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Recycled skips help transform bus park into urban oasis

Old skips are central to the growing of vegetables in King's Cross. Photo: Avi Bercovich/Global Generation

The King’s Cross Skip Garden in central London has turned old skips into an organic vegetable garden, inspiring young people through involving them in the growing process.

The garden is largely self sustaining, thanks to a full complement of organic gardening practices, including aerobic and worm composting, companion and rotational planting, rain water harvesting and bee hives. The garden is on land previously used as a bus park and has now helping turn it into a thriving growing spot, in the middle of one of the biggest development sites in Europe.

The skips mean the garden is moveable, as they can be shifted to new locations to continue to produce their harvest. More than a thousand hands have already been put to use in the creation of the garden, organisers say, including scores of school children for whom growing food is a new experience. 

New experiences are aplenty at the Skip Garden. Photo: Avi Bercovich/Global Generation

Abdus, 15, said: “Walking into the garden today felt like a different country, the smell of the chives made me think that hard work definitely pays off. Also watching the pak choi and the lettuces grow really big and tall also make an impact on me. I never realised that nature could make me change in so many different ways.”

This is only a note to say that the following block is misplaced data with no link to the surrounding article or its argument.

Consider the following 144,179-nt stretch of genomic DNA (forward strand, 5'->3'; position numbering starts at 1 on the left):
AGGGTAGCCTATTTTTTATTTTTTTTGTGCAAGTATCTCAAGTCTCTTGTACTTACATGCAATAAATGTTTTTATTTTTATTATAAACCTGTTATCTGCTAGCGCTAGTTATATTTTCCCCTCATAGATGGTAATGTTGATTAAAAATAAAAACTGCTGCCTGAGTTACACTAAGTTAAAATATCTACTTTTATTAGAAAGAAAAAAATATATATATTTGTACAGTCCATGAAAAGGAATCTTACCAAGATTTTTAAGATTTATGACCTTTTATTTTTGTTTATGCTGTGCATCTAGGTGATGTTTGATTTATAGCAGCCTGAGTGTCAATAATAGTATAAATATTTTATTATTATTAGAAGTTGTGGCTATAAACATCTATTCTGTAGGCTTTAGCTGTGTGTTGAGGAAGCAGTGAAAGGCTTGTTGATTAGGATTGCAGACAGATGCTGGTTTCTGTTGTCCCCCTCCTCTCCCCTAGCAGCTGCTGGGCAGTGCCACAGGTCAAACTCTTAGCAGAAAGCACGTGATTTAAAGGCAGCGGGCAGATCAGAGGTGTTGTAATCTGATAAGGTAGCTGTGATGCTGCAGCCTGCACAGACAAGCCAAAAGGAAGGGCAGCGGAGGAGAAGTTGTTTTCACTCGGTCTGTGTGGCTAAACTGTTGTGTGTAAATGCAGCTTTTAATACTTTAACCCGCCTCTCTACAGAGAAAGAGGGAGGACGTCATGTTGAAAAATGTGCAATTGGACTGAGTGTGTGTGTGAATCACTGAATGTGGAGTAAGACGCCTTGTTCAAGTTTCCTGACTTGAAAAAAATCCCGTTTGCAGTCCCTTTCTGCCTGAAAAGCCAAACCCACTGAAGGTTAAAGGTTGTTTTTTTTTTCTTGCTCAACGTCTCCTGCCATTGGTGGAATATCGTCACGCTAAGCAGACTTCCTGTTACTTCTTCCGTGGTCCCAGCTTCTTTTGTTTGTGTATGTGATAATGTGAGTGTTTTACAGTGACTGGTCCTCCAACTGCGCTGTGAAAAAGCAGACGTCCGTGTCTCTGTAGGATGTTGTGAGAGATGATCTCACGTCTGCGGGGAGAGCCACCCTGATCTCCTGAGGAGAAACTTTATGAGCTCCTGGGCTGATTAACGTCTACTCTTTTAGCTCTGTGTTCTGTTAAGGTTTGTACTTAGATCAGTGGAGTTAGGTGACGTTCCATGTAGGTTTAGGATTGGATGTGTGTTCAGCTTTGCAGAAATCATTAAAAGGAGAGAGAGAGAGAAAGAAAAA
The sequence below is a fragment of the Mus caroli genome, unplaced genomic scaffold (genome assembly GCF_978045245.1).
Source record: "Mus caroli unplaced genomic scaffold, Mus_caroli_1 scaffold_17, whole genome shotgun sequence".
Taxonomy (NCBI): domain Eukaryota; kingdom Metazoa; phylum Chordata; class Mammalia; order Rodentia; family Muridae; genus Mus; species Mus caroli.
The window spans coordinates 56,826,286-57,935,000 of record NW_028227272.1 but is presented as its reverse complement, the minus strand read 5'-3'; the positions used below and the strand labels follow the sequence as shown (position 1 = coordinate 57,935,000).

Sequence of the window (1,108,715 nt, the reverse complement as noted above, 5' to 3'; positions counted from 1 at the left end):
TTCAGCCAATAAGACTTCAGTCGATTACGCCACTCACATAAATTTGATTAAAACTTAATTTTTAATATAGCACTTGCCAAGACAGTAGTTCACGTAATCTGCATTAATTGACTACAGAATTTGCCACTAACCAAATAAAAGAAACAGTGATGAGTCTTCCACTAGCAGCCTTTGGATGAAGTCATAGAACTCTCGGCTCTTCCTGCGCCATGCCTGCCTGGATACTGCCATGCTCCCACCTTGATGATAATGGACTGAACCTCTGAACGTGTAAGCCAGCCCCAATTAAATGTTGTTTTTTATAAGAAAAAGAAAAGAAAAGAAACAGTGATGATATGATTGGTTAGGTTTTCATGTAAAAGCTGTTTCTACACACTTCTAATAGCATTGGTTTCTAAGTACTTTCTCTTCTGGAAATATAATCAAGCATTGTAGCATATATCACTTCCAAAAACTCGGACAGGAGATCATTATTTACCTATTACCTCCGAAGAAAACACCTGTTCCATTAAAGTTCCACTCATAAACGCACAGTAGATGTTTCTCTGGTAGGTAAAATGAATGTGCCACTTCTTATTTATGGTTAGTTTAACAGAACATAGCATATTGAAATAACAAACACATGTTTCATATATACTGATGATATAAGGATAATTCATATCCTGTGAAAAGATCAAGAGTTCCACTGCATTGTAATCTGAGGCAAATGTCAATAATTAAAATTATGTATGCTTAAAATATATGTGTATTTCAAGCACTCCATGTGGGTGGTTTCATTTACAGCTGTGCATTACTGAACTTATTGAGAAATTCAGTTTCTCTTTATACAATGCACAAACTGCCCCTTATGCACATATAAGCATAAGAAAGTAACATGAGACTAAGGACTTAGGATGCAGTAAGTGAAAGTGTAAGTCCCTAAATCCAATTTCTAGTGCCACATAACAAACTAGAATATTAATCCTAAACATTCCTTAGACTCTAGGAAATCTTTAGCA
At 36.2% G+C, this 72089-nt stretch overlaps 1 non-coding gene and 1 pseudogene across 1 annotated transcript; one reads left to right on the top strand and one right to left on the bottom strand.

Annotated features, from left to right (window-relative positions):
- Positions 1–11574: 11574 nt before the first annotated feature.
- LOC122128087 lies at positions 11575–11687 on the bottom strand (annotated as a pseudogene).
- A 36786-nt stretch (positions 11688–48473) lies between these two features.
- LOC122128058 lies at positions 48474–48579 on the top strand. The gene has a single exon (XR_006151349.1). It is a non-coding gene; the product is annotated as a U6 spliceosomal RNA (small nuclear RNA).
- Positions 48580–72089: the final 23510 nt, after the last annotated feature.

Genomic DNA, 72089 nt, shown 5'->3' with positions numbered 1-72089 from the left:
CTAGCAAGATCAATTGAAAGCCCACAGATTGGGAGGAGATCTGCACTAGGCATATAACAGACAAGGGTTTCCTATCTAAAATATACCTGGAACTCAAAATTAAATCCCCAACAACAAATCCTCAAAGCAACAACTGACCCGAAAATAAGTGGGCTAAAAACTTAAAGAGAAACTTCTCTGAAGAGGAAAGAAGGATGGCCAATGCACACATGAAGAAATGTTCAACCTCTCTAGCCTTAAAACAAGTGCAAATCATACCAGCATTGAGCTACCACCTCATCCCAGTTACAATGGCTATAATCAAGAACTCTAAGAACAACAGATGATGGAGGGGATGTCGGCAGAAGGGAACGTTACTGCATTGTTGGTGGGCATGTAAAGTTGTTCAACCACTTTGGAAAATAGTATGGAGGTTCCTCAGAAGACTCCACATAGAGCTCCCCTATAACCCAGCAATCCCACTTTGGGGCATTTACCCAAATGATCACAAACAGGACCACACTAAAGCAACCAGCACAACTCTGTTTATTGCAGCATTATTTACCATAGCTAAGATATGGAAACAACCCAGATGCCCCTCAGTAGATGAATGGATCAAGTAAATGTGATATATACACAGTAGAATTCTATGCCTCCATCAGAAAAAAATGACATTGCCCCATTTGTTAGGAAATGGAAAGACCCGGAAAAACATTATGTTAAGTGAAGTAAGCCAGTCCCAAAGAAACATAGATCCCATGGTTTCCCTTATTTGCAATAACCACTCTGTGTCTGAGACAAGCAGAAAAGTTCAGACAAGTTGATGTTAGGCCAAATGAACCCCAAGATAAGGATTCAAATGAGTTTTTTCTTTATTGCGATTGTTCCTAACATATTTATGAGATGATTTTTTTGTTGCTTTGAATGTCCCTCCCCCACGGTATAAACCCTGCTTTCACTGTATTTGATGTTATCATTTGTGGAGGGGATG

There is also a Skip Garden Cafe, using the produce grown. Photo: Avi Bercovich/Global Generation

Much of the food produced at the garden is used in the Skip Garden Cafe - where a recent menu included apple, sage and celeriac soup with cheese scones and rich tomato ratatouille - or sold to nearby restaurants. Bi-weekly ‘twilight gardening’ sessions are also held, with construction and office workers also getting stuck in alongside the children. Gardens manager Paul Richens said: “There are so many things that I like about Twilight Gardening sessions. My time is often taken up with maintenance and not actually gardening, so it is a great opportunity to get my hands in the soil. Above it all, I love the people who come to Twilight Gardening. I have never met a twilight gardener I didn’t like!"

The garden is open every Tuesday and Wednesday and the first Saturday of every month. Tours run from regularly from the King’s Cross Visitors Centre.

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By Lucy

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